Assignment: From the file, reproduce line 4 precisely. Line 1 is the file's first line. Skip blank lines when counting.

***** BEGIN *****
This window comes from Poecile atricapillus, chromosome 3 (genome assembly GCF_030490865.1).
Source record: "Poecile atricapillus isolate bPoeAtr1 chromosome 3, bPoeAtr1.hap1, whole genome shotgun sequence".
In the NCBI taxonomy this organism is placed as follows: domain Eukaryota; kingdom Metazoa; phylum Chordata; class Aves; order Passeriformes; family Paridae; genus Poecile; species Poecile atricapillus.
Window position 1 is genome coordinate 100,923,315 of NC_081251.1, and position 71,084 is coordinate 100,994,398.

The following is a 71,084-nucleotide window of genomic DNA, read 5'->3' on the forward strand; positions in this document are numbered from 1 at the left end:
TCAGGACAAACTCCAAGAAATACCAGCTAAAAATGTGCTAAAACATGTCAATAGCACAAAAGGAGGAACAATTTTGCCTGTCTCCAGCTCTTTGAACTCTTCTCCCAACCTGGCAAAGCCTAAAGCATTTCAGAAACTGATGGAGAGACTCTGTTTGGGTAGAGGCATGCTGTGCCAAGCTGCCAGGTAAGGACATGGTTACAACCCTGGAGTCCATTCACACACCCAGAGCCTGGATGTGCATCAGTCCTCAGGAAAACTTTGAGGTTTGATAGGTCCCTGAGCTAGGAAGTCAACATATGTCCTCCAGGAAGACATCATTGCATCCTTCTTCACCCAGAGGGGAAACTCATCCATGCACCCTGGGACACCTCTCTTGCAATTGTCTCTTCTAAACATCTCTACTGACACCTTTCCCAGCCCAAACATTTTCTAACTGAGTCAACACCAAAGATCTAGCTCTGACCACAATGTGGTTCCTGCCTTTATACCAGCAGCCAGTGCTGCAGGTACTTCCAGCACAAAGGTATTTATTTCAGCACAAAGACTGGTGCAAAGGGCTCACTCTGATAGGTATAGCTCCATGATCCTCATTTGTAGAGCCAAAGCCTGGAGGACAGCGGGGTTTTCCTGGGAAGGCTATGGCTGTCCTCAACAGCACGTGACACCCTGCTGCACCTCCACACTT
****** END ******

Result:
Window position 1 is genome coordinate 100,923,315 of NC_081251.1, and position 71,084 is coordinate 100,994,398.